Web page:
The latest article by the CWU history department's newest tenure-track hire Brian Carroll, a specialist in colonial and Revolutionary America, has just been published in the September 2012 issue of the renowned New England Quarterly. The article advances historical understanding of the role of Indians in the American military by shedding light on the experience of Native Americans who served in Gorham's Rangers, an all-Indian ranger company in the colonial British Army.
Savages in the Service of Empire chronicles Gorham's Rangers' operations in the war-torn borderlands of the colonial northeast during the mid-eighteenth century and positions the unit within larger historical debates over the evolution of a uniquely American way of war during the era, characterized by guerilla warfare and extreme forms of interracial frontier violence. The colonial officers along with the mostly Wampanoag rank and file members of the unit together fashioned a way of fighting that drew on both European and Native precedents, as well as the personal experiences of many of its members in the early whaling industry on Cape Cod, and tailored it to the exigencies of imperial frontier warfare. In the process they helped revolutionize Euro-American tactics during the French and Indian Wars and served as the model for subsequent frontier ranger units.
However, the costs for the Indian men who served in the company were high. Many enlisted because they were poor and struggling in the new colonial economy and society which had transformed their lives since being conquered by the English in the previous generation. Seen as a way to recapture former glory and once again gain honor and prestige as warriors while earning excellent wages, enlisting in the colonial army, on the surface, seemed to reinforce many aspects of Indian culture and provide clear material benefits. However, more often than not, rather than glory and reward, it was combat fatalities, death from disease or injury, or brutal captivity in French or Indian communities in Canada that characterized the experience of most indigenous men who joined. As a result, over time fewer Indian men were available to staff the ranger corps and so Anglo-Americans gradually replaced the Indian members. Despite dwindling to a small minority within the company, Indians nevertheless remained a key element within the unit, and the force continued to practice the unique style of warfare pioneered by the original Native members of the company.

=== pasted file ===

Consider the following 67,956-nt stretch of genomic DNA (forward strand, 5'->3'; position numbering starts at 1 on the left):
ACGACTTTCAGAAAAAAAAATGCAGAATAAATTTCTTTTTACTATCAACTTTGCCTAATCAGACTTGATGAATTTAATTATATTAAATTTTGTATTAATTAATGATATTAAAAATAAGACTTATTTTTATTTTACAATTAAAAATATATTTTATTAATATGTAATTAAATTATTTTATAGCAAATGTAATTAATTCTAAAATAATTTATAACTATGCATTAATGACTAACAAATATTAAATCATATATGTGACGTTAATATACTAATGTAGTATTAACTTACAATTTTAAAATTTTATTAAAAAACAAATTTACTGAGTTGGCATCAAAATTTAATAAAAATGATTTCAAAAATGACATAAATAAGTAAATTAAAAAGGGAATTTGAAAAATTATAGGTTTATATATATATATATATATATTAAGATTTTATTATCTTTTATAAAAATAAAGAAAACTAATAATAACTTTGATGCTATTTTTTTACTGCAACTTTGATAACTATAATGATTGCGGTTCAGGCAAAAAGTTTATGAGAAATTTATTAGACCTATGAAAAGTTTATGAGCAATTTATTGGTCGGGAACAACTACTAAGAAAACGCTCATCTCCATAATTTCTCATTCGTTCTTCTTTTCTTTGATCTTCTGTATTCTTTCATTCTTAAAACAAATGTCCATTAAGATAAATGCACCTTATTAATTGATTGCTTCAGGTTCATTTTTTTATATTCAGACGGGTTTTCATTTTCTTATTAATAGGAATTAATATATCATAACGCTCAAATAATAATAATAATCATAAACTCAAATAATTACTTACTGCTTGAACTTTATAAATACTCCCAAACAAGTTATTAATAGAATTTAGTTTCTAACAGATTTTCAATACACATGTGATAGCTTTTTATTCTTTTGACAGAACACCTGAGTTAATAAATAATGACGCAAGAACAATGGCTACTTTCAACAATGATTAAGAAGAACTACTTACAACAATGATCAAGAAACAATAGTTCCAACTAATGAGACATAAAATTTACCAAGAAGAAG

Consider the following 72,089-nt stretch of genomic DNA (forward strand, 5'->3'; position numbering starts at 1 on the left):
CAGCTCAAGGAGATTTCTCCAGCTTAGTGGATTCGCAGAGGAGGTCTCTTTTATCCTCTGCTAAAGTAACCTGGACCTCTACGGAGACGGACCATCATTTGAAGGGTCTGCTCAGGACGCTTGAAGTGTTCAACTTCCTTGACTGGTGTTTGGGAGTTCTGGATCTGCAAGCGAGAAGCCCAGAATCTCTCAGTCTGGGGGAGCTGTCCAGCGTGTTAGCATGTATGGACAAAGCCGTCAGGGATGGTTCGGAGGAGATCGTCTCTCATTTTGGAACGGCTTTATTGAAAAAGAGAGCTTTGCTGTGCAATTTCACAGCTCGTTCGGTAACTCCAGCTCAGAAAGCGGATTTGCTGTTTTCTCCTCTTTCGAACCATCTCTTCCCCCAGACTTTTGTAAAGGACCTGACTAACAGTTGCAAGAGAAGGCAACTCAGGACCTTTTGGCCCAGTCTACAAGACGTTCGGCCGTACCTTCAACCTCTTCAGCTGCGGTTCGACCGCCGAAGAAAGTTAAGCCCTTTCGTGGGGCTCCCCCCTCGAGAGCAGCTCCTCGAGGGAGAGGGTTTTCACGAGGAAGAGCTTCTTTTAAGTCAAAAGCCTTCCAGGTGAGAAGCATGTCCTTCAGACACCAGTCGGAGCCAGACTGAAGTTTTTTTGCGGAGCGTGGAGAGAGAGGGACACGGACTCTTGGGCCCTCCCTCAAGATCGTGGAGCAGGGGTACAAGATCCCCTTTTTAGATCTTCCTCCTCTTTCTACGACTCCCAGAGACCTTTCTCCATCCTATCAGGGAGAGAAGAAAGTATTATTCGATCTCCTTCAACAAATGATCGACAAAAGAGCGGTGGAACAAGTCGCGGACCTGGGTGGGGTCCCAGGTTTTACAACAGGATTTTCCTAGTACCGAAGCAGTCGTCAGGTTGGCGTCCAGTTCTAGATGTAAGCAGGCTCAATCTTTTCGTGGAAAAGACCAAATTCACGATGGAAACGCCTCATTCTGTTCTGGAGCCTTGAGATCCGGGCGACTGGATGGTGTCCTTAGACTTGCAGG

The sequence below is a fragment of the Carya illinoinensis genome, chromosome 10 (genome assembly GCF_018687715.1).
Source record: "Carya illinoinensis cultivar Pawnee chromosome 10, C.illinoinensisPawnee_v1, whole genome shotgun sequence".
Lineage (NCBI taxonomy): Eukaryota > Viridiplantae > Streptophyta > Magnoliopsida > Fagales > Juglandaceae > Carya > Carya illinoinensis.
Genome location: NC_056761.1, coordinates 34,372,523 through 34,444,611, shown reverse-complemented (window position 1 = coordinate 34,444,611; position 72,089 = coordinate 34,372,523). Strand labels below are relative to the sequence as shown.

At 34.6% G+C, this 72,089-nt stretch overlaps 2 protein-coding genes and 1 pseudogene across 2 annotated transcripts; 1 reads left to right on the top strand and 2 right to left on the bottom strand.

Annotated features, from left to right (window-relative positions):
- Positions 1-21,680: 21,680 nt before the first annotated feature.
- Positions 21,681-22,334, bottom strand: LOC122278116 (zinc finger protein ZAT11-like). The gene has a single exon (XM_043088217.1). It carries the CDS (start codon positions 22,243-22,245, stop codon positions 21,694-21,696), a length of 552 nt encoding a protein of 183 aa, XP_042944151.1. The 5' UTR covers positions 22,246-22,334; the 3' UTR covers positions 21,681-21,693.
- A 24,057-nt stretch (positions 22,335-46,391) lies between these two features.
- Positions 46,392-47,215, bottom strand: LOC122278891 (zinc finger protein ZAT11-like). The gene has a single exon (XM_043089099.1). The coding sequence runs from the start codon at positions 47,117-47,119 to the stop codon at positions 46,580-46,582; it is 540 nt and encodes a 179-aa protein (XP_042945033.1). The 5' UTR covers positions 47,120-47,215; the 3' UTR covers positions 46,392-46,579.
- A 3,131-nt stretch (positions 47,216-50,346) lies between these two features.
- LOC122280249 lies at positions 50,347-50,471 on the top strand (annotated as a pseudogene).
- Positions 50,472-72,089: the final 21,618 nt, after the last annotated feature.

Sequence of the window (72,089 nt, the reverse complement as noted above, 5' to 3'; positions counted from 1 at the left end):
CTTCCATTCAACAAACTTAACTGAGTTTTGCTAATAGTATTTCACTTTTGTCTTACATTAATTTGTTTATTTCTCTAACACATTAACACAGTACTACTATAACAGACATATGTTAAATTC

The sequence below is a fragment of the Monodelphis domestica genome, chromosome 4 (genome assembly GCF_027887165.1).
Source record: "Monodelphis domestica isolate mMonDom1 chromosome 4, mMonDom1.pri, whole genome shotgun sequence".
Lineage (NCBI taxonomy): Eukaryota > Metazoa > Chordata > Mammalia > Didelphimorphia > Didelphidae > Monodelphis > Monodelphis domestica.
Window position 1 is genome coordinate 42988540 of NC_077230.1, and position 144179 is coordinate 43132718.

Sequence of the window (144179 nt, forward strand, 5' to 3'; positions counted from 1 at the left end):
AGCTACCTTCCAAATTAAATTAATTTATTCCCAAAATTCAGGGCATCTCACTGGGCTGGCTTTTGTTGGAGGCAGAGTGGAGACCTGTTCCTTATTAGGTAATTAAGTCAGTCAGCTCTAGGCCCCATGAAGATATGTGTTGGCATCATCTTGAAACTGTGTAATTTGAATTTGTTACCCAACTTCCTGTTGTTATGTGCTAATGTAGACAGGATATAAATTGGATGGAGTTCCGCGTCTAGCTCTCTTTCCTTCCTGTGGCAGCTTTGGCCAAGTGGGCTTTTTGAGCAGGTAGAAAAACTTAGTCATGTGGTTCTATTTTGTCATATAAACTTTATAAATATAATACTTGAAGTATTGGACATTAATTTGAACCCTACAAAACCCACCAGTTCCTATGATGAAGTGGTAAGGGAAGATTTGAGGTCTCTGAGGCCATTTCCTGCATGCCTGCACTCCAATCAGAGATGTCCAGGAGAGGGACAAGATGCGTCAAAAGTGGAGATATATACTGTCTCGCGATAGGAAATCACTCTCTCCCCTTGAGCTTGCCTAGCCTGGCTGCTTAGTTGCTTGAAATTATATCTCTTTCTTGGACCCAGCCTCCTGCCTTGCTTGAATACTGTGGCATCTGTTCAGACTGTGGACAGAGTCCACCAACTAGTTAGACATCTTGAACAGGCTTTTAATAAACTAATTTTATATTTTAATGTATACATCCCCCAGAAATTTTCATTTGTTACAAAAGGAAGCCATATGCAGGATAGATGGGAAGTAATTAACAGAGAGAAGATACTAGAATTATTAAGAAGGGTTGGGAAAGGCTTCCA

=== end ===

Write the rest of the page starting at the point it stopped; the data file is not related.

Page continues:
The full article is available for download from the MIT Press website here.
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Helen Szablya reads selections from her book, My Only Choice, 1942-56 Hungary, on Wednesday, May 15,CWU History Professor Wins Prestigious Labriola National Book Prize
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